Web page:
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Instruments And Experimentation In The History Of Chemistry

Author: Frederic Lawrence Holmes
Publisher: MIT Press
ISBN: 9780262082822
Size: 27.67 MB
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From the days of the alchemists through the creation of the modern laboratory, chemistry has been defined by its instruments and experimental techniques. Historians, however, have tended to focus on the course of chemical theory rather than on the tools and experiments that drove the theory. This volume moves chemical instruments and experiments into the foreground of historical concern, in line with the emphasis on practice that characterizes current work on other fields of science and engineering. The principal themes are: change and stability, precision, the construction and transformation of apparatus, the dissemination of instruments, and the bridging of disciplines through instruments.The essays are divided into three chronological sections: The Practice of Alchemy (reviewing the material and iconographic evidence as well as the written record and the issue of reproducibility of alchemical experiments), From Hales to the Chemical Revolution (discussing significant seventeenth- and eighteenth-century innovations as well as smaller innovations that cumulatively extended the reach and improved the quality of chemical experimentation), and The Nineteenth and Early Twentieth Centuries (discussing the increasingly important role of innovative apparatus as chemistry grew into the first large-scale modern scientific discipline).Contributors : R. G. W. Anderson, Bernadette Bensaude-Vincent, Maurice Crosland, Jan Golinski, Frederic L. Holmes, Trevor H. Levere, Seymour H. Mauskopf, William R. Newman, Mary Jo Nye, Lawrence M. Principe, Alan J. Rocke, Colin A. Russell, William A. Smeaton, Melvyn Usselman.

Systems Experts And Computers

Author: Agatha C. Hughes
Publisher: MIT Press
ISBN: 9780262263009
Size: 13.91 MB
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This groundbreaking book charts the origins and spread of the systems movement. After World War II, a systems approach to solving complex problems and managing complex systems came into vogue among engineers, scientists, and managers, fostered in part by the diffusion of digital computing power. Enthusiasm for the approach peaked during the Johnson administration, when it was applied to everything from military command and control systems to poverty in American cities. Although its failure in the social sphere, coupled with increasing skepticism about the role of technology and "experts" in American society, led to a retrenchment, systems methods are still part of modern managerial practice. This groundbreaking book charts the origins and spread of the systems movement. It describes the major players including RAND, MITRE, Ramo-Wooldrige (later TRW), and the International Institute of Applied Systems Analysis—and examines applications in a wide variety of military, government, civil, and engineering settings. The book is international in scope, describing the spread of systems thinking in France and Sweden. The story it tells helps to explain engineering thought and managerial practice during the last sixty years.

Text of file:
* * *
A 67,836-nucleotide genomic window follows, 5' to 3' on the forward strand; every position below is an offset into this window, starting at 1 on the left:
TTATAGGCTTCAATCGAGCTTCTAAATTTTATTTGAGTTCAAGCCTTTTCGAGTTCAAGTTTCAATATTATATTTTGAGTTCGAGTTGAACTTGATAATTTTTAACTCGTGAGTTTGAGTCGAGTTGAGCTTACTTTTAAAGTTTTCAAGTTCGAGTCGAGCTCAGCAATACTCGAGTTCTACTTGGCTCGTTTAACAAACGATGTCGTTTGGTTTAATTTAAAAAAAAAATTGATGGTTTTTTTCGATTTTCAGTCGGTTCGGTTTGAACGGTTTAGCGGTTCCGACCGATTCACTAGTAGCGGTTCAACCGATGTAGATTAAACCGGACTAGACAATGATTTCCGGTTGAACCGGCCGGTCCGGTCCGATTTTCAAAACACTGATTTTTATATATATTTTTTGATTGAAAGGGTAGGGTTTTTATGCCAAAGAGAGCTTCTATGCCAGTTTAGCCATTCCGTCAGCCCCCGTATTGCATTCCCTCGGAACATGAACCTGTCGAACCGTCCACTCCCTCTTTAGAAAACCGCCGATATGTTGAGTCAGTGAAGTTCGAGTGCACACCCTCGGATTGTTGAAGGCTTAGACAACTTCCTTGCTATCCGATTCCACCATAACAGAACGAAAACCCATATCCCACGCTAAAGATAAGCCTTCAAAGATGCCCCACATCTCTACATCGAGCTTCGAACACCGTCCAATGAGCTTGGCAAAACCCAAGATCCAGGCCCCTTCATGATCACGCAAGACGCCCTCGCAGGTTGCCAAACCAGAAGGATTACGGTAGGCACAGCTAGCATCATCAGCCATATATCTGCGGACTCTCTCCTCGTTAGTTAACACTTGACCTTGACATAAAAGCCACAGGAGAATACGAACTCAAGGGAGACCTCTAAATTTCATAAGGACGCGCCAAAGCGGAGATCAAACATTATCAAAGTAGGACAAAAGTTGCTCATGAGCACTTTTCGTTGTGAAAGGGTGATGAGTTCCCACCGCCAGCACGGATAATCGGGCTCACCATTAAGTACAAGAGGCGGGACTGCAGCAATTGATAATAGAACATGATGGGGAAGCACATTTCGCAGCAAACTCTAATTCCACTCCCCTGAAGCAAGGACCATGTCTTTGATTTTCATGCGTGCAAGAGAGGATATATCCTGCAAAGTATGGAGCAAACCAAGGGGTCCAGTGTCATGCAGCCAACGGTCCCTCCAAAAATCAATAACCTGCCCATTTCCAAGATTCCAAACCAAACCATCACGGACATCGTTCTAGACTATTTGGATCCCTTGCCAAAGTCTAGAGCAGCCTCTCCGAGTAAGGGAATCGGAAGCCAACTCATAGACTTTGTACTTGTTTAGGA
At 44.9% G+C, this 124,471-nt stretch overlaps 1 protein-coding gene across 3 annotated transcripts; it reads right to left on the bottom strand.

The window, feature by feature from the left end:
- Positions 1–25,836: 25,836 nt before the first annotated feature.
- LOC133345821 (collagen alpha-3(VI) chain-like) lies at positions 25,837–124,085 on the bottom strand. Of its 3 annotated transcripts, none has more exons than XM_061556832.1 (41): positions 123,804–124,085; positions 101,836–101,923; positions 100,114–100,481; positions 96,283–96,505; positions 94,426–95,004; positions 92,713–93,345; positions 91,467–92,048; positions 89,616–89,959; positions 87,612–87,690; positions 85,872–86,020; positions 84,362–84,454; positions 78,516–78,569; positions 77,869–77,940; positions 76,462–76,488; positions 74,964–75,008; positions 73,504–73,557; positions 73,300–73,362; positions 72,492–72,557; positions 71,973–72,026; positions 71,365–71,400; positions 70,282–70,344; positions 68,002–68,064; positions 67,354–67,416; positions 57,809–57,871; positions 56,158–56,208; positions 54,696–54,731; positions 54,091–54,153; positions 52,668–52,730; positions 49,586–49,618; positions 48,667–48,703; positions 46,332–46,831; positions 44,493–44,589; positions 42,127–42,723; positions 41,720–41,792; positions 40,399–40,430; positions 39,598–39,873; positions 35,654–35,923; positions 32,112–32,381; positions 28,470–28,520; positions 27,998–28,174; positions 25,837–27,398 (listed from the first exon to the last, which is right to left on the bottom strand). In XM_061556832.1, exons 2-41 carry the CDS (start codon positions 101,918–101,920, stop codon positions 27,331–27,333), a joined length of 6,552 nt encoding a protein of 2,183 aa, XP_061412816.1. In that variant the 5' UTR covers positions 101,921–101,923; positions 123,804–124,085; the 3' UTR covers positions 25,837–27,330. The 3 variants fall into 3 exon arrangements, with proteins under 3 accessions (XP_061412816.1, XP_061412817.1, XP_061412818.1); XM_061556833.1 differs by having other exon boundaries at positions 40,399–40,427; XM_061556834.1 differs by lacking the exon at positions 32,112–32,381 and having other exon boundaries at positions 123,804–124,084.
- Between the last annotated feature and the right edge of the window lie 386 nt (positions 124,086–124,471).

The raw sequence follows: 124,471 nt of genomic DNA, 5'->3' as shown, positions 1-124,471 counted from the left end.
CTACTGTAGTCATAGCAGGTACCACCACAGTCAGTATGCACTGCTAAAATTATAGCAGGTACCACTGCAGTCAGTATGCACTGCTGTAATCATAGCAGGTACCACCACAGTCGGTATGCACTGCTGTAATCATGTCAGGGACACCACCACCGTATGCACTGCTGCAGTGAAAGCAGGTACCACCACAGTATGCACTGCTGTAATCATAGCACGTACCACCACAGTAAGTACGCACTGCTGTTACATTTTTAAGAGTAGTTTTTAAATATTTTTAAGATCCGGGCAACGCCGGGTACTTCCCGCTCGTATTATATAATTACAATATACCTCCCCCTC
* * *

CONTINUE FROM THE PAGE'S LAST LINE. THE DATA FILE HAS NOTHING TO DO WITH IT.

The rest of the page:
Experiments Models Paper Tools

Author: Ursula Klein
Publisher: Stanford University Press
ISBN: 9780804743594
Size: 79.81 MB
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In the early nineteenth century, chemistry emerged in Europe as a truly experimental discipline. What set this process in motion, and how did it evolve? Experimentalization in chemistry was driven by a seemingly innocuous tool: the sign system of chemical formulas invented by the Swedish chemist Jacob Berzelius. By tracing the history of this “paper tool,” the author reveals how chemistry quickly lost its orientation to natural history and became a major productive force in industrial society. These formulas were not merely a convenient shorthand, but productive tools for creating order amid the chaos of early nineteenth-century organic chemistry. With these formulas, chemists could create a multifaceted world on paper, which they then correlated with experiments and the traces produced in test tubes and flasks. The author’s semiotic approach to the formulas allows her to show in detail how their particular semantic and representational qualities made them especially useful as paper tools for productive application.

Frontline And Factory

Author: Roy MacLeod
Publisher: Springer Science & Business Media
ISBN: 1402054904
Size: 47.97 MB
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This book represents a first considered attempt to study the factors that conditioned industrial chemistry for war in 1914-18. Taking a comparative perspective, it reflects on the experience of France, Germany, Austria, Russia, Britain, Italy and Russia, and points to significant similarities and differences. It looks at changing patterns in the organisation of industry, and at the emerging symbiosis between science, industry and the military.

Books In Print

Author: R.R. Bowker Company
Publisher:
ISBN:
Size: 37.84 MB
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Books in print is the major source of information on books currently published and in print in the United States. The database provides the record of forthcoming books, books in-print, and books out-of-print.